There are a number of reasons I’d like to attend the conference. There’s the obvious – it’s in Australia, my home that isn’t my home but should be my home. It would also give me a chance to share my story in person with some incredible women. But most importantly, I want to have the opportunity to meet face to face the scores of women who have offered me unwavering support over the past several months. From my post on Sleepless Nights just after I was assaulted, to the following months when I wrote about my grief, to my most recent post when I spoke openly on my own blog about domestic violence, I’ve been met with nothing but amazing support and acceptance and encouragement. A number of people have emailed me privately and continued to check in regularly. Many have mailed care packages from overseas. The majority of these supportive voices have belonged to members of AMB and many of them will be at the conference. I would love to be able to meet them and thank them in person for their invaluable support. I’m not sure I can begin to articulate how much it has meant to me, but it was something like having a virtual safety net thrown under me during a free fall.

So I’m putting on my uncomfortable hat and making a direct appeal. If you’re able to make a donation, I would be very grateful. I will offer advertising space on Wanderlust to anyone who makes a gift.

I know that many of the women who have donated are themselves looking for sponsors and I’m humbled by your generosity. I hope that in the future I’m in a position to give back to each of you ten-fold.

I will now, having stated this publicly, go and hide under the nearest rock. Thank you, blessings, over and out! xoxo

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Wednesday, October 13, 2010

If you read nothing else I ever post, read this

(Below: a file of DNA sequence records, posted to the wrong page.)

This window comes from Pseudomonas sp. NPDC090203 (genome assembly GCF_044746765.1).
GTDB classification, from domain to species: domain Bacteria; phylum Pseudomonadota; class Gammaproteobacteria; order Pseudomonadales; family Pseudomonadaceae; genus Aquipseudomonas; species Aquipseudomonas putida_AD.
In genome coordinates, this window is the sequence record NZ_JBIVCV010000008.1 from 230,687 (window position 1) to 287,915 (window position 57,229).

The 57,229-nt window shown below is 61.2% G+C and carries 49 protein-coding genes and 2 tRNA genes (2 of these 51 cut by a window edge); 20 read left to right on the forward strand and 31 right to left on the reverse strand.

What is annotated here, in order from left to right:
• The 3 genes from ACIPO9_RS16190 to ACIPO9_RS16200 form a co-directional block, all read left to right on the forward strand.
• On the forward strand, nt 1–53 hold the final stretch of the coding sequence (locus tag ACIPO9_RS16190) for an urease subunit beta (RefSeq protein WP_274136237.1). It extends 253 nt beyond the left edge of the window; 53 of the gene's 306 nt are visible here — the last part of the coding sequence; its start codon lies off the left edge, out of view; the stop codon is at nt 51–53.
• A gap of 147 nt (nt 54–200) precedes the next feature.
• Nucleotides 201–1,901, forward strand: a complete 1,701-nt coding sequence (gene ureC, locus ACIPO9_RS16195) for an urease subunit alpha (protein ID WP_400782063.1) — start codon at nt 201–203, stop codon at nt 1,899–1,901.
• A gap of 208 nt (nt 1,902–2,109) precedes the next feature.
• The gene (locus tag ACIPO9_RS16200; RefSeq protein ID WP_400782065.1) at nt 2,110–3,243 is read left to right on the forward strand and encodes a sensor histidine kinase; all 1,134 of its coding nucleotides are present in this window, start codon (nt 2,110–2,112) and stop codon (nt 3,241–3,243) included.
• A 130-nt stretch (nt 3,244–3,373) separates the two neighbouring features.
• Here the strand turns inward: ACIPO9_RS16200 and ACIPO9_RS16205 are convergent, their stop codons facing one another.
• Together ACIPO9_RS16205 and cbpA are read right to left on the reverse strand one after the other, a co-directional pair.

Two months ago a bomb exploded in the center of my life. Looking back on it, I knew something was wrong. I had been unhappy in my marriage for a long time. But I chose to listen to the voices all around me that were telling me everything was okay instead of listening to the voice inside me that was telling me something was very, very wrong.

Two months ago I was assaulted in my home by my husband. I was afraid to write about it on my own blog so instead I wrote about it on a friend’s. It was a terrifying experience both for me and the children. My husband was arrested, charged and released on bail. I have not seen him since.

Not long after he was out of the house he came under investigation for another, unrelated and more serious crime which shocked and gutted me.

I have written very little on my blog since then. I have written about feeling afraid, because I have lived in fear, often sleeping at friends’ houses or getting police escorts when I thought the situation had escalated and we might be in especial danger.

I have written about being silenced when I wanted to speak. And while I can’t talk about the criminal investigation at the moment (though I will talk openly about it once given the green light), I’ve begun to wonder who I was serving by remaining quiet about the rest of it. The domestic violence.

Domestic violence thrives in silence, after all. One in every four women will be a victim of domestic violence in her lifetime and most cases are never reported.

If you had told me six months ago I would be a victim of domestic violence, I wouldn’t have believed you. No one had ever hit me. I would never tolerate someone who badgered me, cut me down, belittled me. Those were all traits I associated with the abusive personality.

While those traits are indeed reflective of some abusers, they are certainly not true of all. I’ve had quite an education on the abusive personality in the last two months and what it comes down to is this: control. Someone who is abusive will figure out the best means of controlling another person, be it financially, through intimidation, guilt, blaming or use of children. They are master manipulators.